GAAP (Generally Accepted Accounting Principles)

In today’s business environment, there exists the need for presenting financial information to external users such as the government, banks, stock exchanges and revenue departments.

This leads to the requirement of an accounting framework that is helpful in recording business transactions and also assists in comparing financial statements. GAAP was created with the purpose of fulfilling such requirements.

What is GAAP?

Generally Accepted Accounting Principles or GAAP is a defined set of rules and procedures that needs to be followed in order to create financial statements, which are consistent with the industry standards.

GAAP helps in ensuring that financial reporting is transparent and uniform across industries. As financial information is based on historical data, therefore in order to facilitate comparison between data from various sources, GAAP must be followed.

GAAP is developed by the Financial Accounting Standards Board (FASB)

The following GAAP principles can be discussed:

  1. Principle of Consistency: This principle ensures that the organizations use consistent standards while recording the transactions.
  2. Principle of Regularity: This principle states that all the accountants abide by the rules and regulations as per GAAP.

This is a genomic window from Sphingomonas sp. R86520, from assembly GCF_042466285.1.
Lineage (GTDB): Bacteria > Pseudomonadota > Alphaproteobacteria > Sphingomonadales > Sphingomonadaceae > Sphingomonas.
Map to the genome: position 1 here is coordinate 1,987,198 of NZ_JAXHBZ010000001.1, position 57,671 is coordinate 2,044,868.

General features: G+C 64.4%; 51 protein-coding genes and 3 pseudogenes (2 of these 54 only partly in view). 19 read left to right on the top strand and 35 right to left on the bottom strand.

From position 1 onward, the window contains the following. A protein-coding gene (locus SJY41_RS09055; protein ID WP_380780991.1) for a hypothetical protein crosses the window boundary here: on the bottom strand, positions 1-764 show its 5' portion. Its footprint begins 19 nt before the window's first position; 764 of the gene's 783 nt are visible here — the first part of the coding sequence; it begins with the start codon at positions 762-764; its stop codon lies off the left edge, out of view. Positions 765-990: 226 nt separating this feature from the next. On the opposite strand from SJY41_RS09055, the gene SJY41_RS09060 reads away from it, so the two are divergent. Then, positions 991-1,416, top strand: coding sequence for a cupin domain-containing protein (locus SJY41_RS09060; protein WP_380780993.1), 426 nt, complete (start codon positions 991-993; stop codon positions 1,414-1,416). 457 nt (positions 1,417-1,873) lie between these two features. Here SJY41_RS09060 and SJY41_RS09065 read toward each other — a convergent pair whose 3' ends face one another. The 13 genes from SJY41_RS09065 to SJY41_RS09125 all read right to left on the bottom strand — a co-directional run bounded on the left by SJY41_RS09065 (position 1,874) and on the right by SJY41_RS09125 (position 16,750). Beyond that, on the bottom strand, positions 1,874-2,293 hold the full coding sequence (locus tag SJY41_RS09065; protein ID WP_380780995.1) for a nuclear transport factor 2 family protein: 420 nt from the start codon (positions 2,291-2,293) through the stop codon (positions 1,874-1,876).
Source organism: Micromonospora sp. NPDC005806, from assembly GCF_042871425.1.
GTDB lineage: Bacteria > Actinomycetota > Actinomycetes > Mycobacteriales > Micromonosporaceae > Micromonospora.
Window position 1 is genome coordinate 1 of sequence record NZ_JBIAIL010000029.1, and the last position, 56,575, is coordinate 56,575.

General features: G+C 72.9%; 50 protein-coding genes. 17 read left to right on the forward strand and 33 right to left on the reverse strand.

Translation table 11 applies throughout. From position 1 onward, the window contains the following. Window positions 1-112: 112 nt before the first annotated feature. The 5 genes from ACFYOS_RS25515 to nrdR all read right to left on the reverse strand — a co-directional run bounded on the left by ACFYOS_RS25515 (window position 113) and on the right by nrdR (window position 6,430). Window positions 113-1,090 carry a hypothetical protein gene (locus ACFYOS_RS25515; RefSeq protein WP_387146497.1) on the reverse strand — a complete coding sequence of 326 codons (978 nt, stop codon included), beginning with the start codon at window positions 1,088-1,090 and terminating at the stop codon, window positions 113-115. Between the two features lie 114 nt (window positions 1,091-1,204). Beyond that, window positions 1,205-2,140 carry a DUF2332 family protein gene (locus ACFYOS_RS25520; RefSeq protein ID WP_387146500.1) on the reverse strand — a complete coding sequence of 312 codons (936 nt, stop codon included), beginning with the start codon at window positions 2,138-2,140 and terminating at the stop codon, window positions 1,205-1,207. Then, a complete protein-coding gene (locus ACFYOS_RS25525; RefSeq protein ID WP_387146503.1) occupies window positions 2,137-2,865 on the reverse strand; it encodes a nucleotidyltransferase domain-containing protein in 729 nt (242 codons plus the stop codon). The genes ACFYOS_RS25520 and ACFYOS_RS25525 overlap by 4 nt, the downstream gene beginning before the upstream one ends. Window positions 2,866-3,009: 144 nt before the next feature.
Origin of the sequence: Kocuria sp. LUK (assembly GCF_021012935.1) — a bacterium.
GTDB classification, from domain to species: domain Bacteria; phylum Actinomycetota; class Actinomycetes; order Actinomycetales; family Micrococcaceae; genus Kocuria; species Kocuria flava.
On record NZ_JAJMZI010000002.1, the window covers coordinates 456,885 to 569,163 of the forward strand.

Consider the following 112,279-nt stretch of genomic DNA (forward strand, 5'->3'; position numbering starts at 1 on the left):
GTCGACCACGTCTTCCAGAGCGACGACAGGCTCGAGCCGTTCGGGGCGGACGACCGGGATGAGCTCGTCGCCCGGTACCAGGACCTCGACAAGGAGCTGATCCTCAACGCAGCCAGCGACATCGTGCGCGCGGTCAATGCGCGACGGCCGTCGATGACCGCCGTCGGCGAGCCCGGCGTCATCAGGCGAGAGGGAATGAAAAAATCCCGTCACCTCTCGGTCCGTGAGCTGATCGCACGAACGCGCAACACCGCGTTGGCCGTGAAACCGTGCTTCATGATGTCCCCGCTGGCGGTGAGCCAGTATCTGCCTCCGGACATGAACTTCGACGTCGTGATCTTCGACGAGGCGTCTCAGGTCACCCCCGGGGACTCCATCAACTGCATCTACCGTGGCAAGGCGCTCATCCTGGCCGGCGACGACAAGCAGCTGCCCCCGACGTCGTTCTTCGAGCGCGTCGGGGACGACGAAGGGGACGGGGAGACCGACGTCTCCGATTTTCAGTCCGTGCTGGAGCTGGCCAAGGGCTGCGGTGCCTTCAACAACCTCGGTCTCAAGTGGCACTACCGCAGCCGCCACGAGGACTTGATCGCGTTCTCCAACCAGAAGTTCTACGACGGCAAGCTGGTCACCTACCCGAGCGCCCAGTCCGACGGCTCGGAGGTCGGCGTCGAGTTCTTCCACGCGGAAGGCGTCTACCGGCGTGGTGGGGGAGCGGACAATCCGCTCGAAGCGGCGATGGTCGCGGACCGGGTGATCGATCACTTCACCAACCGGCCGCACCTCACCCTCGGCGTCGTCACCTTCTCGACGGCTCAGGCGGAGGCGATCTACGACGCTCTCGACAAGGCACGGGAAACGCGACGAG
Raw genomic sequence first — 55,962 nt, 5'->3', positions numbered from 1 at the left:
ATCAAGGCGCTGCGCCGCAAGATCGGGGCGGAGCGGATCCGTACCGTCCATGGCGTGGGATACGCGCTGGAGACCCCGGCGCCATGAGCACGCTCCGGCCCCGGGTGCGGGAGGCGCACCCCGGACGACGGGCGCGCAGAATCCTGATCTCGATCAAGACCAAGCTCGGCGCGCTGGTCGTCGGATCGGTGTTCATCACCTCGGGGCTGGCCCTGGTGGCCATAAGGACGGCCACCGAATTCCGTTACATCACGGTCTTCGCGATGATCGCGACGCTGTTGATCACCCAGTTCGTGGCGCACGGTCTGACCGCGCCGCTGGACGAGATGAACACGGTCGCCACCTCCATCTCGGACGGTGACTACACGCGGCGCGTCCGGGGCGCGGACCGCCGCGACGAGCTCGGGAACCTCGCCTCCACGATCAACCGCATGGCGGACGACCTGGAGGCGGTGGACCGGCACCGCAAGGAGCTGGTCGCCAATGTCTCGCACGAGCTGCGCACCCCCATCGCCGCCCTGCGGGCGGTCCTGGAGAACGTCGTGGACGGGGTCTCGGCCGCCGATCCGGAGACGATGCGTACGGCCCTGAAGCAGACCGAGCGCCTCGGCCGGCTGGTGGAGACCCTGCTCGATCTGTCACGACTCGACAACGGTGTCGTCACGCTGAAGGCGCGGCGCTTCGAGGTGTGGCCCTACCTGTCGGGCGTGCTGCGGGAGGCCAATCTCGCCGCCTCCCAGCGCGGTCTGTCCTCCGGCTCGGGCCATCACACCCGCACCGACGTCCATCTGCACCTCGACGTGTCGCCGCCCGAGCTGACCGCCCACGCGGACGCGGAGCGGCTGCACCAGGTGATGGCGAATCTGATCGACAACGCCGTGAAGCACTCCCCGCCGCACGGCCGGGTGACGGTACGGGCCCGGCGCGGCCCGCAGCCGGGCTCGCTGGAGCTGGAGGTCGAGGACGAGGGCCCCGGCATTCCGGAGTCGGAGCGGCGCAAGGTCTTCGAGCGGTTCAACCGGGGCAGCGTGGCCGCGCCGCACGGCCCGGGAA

3. Principle of Sincerity: This principle states that an accountant should provide an accurate depiction of the financial situation of a business.
  4. Principle of Permanence of Method: This principle states that consistent practices and procedures should be followed for financial reporting purposes.
  5. Principle of Prudence: This principle states that financial data should be reasonable, factual and should not be based on any speculation.
  6. Principle of Continuity: This principle states that the valuation of assets is based on the assumption that the business will be continuing its operations in the future.
  7. Principle of Materiality: This principle lays emphasis on the full disclosure of the true financial position of the business.
  8. Principle of Periodicity: This principle states that business entities should abide by the commonly accepted accounting periods for financial reporting such as yearly, half-yearly, etc.
  9. Principle of Non-compensation: This principle states that no business entities should expect compensation in return for providing accurate information in financial reporting.
  10. Principle of Good Faith: This principle states that all the parties involved in financial reporting should be honest in reporting the transactions.

Also see:

This concludes the topic of GAAP, which is an important component of Accountancy for the students of Commerce. For more information, stay tuned to BYJU’S.

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